The loans were probably never made in the expectation that they would be repaid, but likely for control and potential influence.

    So see this for what it is a continuing effort to thwart the democratic will of the people, who want democracy back in the UK and exiting the EU is the first step.

    We should leave and exit to WTO immediately. We need to remove uncertainty and do it now.

    No more of these faux negotiations.

  44. Bob
    Posted November 19, 2017 at 12:50 pm | Permalink
  45. Man of Kent
    Posted November 19, 2017 at 12:51 pm | Permalink

    Looking at all the posts above I am struck by the near unanimity of getting out now.
    I agree.

    Indeed DD has been a huge disappointment in the last month or so.
    As an ex SAS soldier and Tate and Lyle Director with knowledge of trade I expected better.
    His bonhomie seems to be totally misplaced ; now giving the impression that a deal has already been agreed so he can relax and get on with obfuscating the details in myriad small ways over a lengthy period .

    The Florence speech should have been a take it or leave it offer rather than an opening bid .

    I was also disappointed that JRM defended the right of the mutineers to attempt to buy ‘a bit more time ‘ to conclude negotiations . As if membership of the Tory MPs club allowed them to be Remain in all but name .
    Thank goodness our host demolished the date of leaving issue with argument in debate .

    JRM did at least make it clear that being subject to ECJ in a ‘transition period ‘ would mean that we had not left . A point DD/TM should acknowledge or go now !

    Enough is enough, the country will react to a challenge if properly led, but this obfuscation and nudge , nudge ,wink , wink is just a disaster .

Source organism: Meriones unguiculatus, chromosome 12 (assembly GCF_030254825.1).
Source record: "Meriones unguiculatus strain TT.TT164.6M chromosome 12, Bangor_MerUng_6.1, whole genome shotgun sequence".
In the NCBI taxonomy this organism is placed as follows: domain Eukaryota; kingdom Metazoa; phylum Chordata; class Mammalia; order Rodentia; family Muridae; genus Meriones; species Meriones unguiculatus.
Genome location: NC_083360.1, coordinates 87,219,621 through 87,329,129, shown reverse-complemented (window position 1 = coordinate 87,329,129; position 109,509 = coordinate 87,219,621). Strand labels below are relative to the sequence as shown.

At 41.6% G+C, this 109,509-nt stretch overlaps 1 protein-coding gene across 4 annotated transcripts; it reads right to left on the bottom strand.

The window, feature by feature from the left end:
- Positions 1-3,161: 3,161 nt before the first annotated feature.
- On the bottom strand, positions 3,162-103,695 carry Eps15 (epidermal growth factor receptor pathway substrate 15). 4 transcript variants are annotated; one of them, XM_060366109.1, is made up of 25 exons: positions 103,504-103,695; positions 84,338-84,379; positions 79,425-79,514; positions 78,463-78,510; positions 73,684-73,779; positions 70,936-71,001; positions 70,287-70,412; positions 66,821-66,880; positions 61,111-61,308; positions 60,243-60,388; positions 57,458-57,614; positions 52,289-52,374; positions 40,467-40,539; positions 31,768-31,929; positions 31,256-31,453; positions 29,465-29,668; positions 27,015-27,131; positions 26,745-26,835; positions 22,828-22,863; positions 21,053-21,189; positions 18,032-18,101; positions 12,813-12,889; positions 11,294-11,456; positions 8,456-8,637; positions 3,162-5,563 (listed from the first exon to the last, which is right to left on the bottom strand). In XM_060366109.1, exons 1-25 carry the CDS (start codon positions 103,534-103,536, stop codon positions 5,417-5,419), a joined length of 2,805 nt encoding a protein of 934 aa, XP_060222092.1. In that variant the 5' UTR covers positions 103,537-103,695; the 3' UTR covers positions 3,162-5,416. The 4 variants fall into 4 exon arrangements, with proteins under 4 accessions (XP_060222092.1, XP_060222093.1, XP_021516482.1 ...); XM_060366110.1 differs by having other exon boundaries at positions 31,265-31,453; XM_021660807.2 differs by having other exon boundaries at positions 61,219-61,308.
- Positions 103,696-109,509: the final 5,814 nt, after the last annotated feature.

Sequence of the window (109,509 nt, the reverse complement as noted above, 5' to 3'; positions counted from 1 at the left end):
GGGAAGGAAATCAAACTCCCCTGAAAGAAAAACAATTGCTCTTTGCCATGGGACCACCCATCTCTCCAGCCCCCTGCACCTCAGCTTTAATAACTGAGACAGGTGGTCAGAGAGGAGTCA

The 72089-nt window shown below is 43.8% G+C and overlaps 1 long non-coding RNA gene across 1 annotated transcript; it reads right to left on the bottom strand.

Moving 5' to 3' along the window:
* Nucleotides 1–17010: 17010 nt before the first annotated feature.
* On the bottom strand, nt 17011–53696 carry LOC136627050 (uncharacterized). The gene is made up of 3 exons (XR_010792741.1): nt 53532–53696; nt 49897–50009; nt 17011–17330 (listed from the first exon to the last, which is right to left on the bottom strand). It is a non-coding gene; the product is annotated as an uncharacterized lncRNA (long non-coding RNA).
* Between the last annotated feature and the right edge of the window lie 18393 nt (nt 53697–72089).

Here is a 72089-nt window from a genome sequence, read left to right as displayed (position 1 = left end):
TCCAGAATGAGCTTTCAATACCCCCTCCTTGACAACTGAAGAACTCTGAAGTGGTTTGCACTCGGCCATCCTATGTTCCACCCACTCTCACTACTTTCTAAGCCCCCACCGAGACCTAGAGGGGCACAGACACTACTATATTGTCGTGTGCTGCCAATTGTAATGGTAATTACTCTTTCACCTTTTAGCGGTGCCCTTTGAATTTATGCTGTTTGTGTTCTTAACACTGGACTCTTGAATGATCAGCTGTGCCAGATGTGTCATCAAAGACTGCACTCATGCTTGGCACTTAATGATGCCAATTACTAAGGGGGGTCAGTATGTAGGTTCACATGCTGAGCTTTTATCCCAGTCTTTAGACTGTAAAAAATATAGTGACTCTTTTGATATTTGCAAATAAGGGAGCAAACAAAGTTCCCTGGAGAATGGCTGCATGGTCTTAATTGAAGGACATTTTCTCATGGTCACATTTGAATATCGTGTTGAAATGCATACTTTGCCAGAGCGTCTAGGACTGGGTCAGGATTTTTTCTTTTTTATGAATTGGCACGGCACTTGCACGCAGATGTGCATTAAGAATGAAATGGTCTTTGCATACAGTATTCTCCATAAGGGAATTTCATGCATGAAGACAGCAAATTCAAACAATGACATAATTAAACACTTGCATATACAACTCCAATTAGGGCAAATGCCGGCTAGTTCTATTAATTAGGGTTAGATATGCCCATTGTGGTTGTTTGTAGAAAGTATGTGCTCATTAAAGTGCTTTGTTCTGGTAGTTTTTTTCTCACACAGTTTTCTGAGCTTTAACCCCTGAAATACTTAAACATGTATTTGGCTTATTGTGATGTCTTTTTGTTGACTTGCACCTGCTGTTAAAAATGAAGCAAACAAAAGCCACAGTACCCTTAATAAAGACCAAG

46. Prigger
    Posted November 19, 2017 at 12:54 pm | Permalink

    We should charge the EU for British troops in training activities in the Ukraine. I’m not sure these military activities by our army are part of a NATO headed push.

    • Rien Huizer
      Posted November 19, 2017 at 6:58 pm | Permalink

      No worries, the troops are there for purely UK?NATO purposes.

  47. Chris
    Posted November 19, 2017 at 12:58 pm | Permalink

    What is abundantly clear is hat we need a competent Chancellor in place, and one who is utterly committed to Brexit. It would appear that Hammond has bungled his Marr interview by claiming that our national debt is about to decline, and that there is no unemployment in the country (See Spectator article). Perhaps what he meant to say was that the rate of increase of our national debt would slow down. I just do not have confidence in this man, and one has to query his qualifications for the job. One of the commenters to the article suggests he had no financial experience and that his degree was in social politics. There are far more competent Cons MPs available to do the job and John Redwood and J R-M immediately spring to mind.